See Where Tens of Thousands of Christians Suffer Daily for Refusing to Worship a 'False God'

North Koreans bow before the statues of Kim Il-sung (left) and Kim Jong-il on Mansu Hill in the capital of Pyongyang in this 2012 photo. | (Photo: Creative Commons/J.A. de Roo)

Ranked No. 1 on watchdog Open Doors' World Watch List for 12 consecutive years as the worst persecutor of Christians on the globe, North Korea is estimated to have imprisoned between 50,000 and 70,000 Christians for failing to revere their "Dear Leader," the title initiated by previous dictator Kim Jong-il and adopted by his successor and son Kim Jong-un, as a god.

"It is safe to say that nothing has improved for Christians since Kim Jong-un took over power," Open Doors states in its 2014 World Watch List featuring 50 countries where persecution of Christians for religious reasons is most severe. There are an estimated 300,000 Christians in North Korea, officially known as the Democratic People's Republic of Korea.

Open Doors adds, "The God-like worship of the rulers leaves no room for any other religion. Any reverence not concentrated on the Kim dynasty will be seen as dangerous and state-threatening. Not only will the believers themselves be punished if they are discovered, but likely also their families. Immediate family members, even if they aren't Christians themselves, will serve a sentence in a re-education camp. Christians are sent to political labor camps, from which there is no release possible."

When not hosting basketball clinics with former NBA champs, allegedly diverting food aid from its starving populace, conducting nuclear tests, building multi-million dollar monuments, or executing "treasonous" family members in reportedly the most vicious of ways, the North Korean oppressive-paranoia machine is busy wrangling, imprisoning, and killing citizens who stray from the dictatorial demands of its Juche ideology's "Ten Great Principles," or commandments.

"The 'Ten Great Principles of the Establishment of the Unitary Ideology System' is the highest norm that governs the daily lives of North Korean people," according to the Citizens' Alliance for North Korean Human Rights. The principles and their 65 clauses, first conceived by the brother of DPRK founder Kim Il-sung in 1967, was officially initiated among the populace by Kim Jong-il in 1974.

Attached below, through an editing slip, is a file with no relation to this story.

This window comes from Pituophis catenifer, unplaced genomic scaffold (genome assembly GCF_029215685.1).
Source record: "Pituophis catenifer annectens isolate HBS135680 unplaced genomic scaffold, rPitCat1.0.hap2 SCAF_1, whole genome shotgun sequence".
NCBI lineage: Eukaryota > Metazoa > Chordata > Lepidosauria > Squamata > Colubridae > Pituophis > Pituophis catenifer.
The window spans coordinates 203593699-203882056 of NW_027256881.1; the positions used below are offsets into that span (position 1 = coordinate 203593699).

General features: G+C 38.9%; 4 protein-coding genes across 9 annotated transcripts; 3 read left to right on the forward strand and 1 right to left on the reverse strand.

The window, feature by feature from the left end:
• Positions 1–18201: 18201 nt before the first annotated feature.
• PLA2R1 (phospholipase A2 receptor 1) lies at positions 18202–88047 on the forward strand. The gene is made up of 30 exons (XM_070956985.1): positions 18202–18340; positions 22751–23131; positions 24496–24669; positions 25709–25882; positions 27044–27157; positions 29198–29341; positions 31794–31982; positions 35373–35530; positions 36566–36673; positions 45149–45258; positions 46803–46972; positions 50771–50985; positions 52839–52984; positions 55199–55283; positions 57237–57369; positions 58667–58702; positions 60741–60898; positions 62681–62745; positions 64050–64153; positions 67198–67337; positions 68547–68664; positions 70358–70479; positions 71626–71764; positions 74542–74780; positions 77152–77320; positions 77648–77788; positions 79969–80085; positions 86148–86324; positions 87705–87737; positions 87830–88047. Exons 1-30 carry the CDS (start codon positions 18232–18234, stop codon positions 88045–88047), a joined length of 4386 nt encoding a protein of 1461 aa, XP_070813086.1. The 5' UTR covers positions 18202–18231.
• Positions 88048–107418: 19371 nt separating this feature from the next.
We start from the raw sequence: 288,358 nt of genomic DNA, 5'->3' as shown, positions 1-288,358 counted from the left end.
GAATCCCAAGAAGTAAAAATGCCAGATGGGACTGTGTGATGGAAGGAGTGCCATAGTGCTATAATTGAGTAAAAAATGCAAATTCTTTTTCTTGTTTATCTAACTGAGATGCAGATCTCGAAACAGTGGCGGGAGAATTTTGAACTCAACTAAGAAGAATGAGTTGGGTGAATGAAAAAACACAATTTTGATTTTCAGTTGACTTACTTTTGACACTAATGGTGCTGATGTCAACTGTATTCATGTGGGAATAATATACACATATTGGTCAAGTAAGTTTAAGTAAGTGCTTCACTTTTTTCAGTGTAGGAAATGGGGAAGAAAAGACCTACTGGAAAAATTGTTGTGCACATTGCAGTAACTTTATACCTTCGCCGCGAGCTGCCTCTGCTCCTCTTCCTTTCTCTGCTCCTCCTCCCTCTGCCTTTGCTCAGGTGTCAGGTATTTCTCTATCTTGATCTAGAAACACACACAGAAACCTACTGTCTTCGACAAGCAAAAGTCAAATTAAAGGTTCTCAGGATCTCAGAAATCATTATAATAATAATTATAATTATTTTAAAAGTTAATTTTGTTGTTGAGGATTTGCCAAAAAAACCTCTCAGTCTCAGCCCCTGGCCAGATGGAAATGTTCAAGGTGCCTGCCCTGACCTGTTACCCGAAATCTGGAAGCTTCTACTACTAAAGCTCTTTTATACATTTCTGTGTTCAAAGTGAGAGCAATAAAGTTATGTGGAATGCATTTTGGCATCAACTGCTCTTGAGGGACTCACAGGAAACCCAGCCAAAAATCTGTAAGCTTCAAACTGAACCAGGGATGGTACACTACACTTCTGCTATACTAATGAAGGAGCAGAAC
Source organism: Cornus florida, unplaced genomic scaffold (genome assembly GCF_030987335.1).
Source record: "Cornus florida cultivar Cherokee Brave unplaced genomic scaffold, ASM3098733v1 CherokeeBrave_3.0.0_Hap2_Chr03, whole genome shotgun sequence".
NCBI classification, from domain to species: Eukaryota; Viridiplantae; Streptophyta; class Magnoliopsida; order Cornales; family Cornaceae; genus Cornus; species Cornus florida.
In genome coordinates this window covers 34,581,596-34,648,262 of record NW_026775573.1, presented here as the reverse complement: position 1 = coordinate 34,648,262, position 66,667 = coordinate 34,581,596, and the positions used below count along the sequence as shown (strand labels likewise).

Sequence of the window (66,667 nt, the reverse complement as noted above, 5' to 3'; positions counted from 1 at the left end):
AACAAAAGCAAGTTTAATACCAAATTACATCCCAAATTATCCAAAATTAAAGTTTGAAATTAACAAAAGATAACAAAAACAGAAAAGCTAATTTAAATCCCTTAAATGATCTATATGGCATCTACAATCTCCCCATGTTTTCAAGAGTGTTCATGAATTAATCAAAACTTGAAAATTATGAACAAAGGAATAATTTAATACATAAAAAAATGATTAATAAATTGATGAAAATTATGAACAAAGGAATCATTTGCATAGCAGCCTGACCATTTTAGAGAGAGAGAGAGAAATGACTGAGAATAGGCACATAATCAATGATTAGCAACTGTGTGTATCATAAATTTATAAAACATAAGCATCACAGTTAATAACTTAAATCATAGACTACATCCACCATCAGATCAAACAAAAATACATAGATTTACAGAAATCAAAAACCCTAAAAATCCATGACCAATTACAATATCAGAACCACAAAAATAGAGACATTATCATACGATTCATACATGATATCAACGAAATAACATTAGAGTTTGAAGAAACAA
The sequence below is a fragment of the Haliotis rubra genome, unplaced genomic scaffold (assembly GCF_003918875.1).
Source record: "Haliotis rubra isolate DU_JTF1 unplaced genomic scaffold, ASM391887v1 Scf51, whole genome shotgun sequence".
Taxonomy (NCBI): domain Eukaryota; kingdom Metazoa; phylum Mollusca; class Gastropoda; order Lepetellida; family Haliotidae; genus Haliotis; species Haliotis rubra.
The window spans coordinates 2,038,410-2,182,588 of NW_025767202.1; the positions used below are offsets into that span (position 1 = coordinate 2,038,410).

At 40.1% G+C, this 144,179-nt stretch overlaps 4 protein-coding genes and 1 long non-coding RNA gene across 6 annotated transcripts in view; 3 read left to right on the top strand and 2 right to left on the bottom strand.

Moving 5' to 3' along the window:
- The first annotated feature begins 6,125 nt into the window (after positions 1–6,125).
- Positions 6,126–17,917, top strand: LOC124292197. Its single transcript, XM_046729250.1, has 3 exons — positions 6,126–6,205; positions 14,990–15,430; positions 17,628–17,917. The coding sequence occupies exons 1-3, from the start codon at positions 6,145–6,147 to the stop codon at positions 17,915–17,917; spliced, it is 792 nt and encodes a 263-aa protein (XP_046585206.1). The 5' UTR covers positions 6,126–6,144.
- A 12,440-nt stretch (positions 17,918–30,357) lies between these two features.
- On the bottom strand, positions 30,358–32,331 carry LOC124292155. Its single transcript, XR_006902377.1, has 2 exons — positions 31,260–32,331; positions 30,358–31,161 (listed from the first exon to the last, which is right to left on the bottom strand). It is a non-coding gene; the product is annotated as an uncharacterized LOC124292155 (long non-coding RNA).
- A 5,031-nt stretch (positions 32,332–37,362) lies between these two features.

Reportedly among the principles meant to establish a Kim family personality cult and govern the thoughts and activities of North Korea's 24.7 million residents are directives to "accept the Great Leader Comrade Kim Il-sung's revolutionary thought as your belief and take the Great Leader's instructions as your creed" and to "respectfully worship our beloved Great Leader Comrade Kim Il Sung's sculptures, plaster casts, bronze statues, badges with portraits, art developed by the Great Leader, board with Great Leader's instructions, [and] basic mottos of the Party."

Those who fail to obey state ideology find themselves, as do their complicit or innocent family members, facing capital punishment or a tortuous life inside one of North Korea's known six prison camps (No. 14, 15, 16, 18, 22, and 25). In Nov. 2013, there were reports that the government had publicly executed 80 people, some of them for being in possession of Bibles or watching South Korean videos.

Christians pray for starving North Koreans during a prayer session in Seoul March 1, 2012. About 300 South Korean Christians also asked China not to send North Koreans detained in China back to the North, saying the North Koreans might be executed after their repatriation. | (Photo: Reuters/Kim Hong-Ji)